07 February 2010

Hate and Loathing of Introductions

I've been doing a great deal of reading lately. All kinds of famous greats, Jack Kerouac, Ezra Pound, J.D. Salinger, Margaret Atwood names that I've been told most people know, and I have encountered, well a bit of a complaint with the modern publishing world.


I hate them. Straight up, I know that's a strong word and probably a bit harsh but I'm certain I can back them up. The most noteworthy introduction was featured in the book "On the Road, The Original Scroll", the unedited, unpublished version of Kerouac's hit novel published by Penguin. The book is roughly four hundred pages long. (I could tell you exactly but the book shelf is all the way over there, a good step and a half away from me...alright fine, I'll check.)

Ahem. The book is exactly four hundred eight pages long with a one hundred one page introduction. That's absurd. One quarter of the book is ANOTHER book describing the book. I could go on about that, but it's not the point.

What really bugs me about the "introductions" so popular among publishing companies these days is that a bunch of scholars texts are scraggled together and stapled to the front of the work and tell you what exactly to think about it. I must admit I have not read the introduction to "On the Road" (partly out of principle, partly out of lack of time) but I know academics well enough to know how they write.

So the problem is that we can no longer pick up books and just read them for our own edification as defined by our own values and experiences. We have to have a publishing company tell us what to think before we even open the story. And I know what you're gonna "well it's not OUR fault the publishers put that crap in there" and yeah, kinda, but we keep buying them and so they keep including them. I don't know what exactly the right thing to do is here. I'm not advocating of a Dead Poet's Society-esque demolition of all introductions (but wouldn't it make a point if we ripped them out and mailed them back to the publisher?) I think what needs to happen is we simply need to skip them altogether, or save them for AFTER we read the original story. Think about it. Kerouac put his book out about getting up, going, sucking up life, burn burn burning not about academia and study, and while his book is important and worth study, that's not the point of the story.

So there's my advocation. Next time you pick up a novel with an introduction, skip it. Read the story and then come back to the introduction if you really want that added spice of knowledge.

The introductions to both On the Road and Atwood's hit, The Handmaid's Tale sort of ruined both stories for me. I stumbled through the first several pages of the book and found out things about the author and the text that I would have preferred to figure out from the novel itself. In my experience, introductions are more hurtful than helpful and should be avoided at all costs.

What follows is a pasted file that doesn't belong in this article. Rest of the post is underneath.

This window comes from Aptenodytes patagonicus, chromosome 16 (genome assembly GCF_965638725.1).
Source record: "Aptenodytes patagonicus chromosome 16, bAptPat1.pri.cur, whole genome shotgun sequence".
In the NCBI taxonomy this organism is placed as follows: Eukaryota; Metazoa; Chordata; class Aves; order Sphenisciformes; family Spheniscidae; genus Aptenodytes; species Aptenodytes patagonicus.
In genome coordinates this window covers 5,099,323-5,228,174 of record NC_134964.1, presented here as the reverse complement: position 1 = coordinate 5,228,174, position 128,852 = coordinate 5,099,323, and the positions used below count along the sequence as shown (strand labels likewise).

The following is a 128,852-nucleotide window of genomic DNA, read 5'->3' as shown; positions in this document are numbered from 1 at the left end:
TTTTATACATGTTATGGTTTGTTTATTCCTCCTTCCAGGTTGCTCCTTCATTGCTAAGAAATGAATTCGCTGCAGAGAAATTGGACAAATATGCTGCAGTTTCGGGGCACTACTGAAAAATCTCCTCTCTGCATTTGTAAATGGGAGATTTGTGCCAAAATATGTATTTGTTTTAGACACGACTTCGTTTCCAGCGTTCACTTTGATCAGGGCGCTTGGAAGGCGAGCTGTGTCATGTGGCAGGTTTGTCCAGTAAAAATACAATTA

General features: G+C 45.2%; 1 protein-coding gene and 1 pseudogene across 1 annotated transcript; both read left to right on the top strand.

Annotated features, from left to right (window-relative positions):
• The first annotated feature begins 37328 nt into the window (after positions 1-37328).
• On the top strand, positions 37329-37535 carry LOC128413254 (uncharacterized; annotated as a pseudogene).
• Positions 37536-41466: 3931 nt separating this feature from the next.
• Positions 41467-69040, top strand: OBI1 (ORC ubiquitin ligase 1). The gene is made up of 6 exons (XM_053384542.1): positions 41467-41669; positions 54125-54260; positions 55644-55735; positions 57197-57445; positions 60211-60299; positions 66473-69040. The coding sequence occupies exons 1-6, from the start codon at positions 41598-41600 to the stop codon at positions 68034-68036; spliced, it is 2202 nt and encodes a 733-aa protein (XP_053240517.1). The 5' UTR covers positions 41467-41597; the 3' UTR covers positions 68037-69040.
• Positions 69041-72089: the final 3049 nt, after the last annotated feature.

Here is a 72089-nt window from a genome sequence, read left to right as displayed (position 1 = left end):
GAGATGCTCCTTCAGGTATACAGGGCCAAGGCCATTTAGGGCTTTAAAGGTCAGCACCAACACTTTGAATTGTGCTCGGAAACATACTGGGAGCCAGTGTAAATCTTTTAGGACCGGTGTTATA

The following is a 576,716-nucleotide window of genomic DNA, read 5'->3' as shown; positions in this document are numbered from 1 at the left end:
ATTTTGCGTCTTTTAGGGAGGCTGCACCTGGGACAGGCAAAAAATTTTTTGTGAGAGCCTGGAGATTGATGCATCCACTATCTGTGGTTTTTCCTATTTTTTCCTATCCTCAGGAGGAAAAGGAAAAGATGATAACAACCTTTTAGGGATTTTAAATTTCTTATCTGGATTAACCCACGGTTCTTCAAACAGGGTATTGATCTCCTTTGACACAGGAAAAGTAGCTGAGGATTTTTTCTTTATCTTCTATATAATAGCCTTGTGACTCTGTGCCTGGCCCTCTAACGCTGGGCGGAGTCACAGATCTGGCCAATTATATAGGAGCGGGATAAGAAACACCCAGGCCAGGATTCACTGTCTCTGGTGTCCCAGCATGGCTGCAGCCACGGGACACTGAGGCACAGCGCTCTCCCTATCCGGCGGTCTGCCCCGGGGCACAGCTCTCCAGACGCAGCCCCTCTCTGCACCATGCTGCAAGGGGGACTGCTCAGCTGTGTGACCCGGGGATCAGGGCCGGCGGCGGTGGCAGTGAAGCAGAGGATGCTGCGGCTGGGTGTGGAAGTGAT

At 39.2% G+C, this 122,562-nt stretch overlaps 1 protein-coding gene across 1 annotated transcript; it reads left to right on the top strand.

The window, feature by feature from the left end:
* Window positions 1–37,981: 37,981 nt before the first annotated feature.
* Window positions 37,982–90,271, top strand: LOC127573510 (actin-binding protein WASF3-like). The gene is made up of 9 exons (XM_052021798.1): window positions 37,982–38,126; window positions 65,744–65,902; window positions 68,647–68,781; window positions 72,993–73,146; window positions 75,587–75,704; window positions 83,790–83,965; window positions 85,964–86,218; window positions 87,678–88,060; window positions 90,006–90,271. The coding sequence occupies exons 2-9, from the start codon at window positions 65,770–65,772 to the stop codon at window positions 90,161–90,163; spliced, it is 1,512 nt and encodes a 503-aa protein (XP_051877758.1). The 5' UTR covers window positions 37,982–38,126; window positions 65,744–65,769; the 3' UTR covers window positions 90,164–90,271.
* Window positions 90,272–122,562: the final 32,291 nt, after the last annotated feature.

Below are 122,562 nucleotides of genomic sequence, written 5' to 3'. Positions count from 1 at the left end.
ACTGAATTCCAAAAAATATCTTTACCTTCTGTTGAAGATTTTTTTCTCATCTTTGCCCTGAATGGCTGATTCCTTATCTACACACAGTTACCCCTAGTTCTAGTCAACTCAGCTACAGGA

The does of Irony that goes with all of this is that Kerouac was about living and moving and just going with no holds barred and his book has been caged in by an intro. Atwood's distopian novel, like all distopian novels, advocates for thinking for oneself and the importance of literature and is cheapened by an un-authored preface. Read the stories, not the intros.



  1. "So the problem is that we can no longer pick up books and just read them for our own edification as defined by our own values and experiences. We have to have a publishing company tell us what to think before we even open the story."

    While I agree with what you're saying (and have never felt the desire to read an introduction before a story), I'd say that pre-established mindset is present in almost any book you pick up, whether it arises from the book's cover or the author's reputation. If I'm a fan of one J.D. Salinger book, for example, aren't I automatically inclined to like his other works? Or if I hated one Nicholas Sparks book, isn't it probable that I'll automatically dislike anything else with his name on it?

    Or consider a book's cover, which the publishers also chose and which was designed to give readers a specific mindset from the beginning, regardless of the author's wishes.

    Between introductions, reputations and bindings, I think we as readers are really in trouble as far as open-mindedness goes.

  2. Well there's a common phrase, don't judge a book by it's cover, and I for one can say that the pictures "representing" a novel don't always say much, or anything at all about the story. Take Bukowski's "Ham on Rye" the cover features a boy in gym shorts in a boxing stance, while there are many instances of Henry, the story's protagonist, getting into fights, there is no direct reference to the exact image on the front. I see book covers as very vaguely representational having very little to do with the story itself.

    I agree that one will tend to at least try the same author again when one has read and liked a previous work. However, to use Salinger as an example, there are variations to how much I like different pieces in "Nine Stories." Would I change my mind about say "Daumier-Smith's Blue Period" if I knew what exactly J.D. was trying to say? Perhaps, but that gives it a false relevance as I would have gleaned that meaning from someone else rather than myself. I'm not saying that's wrong, just unfair.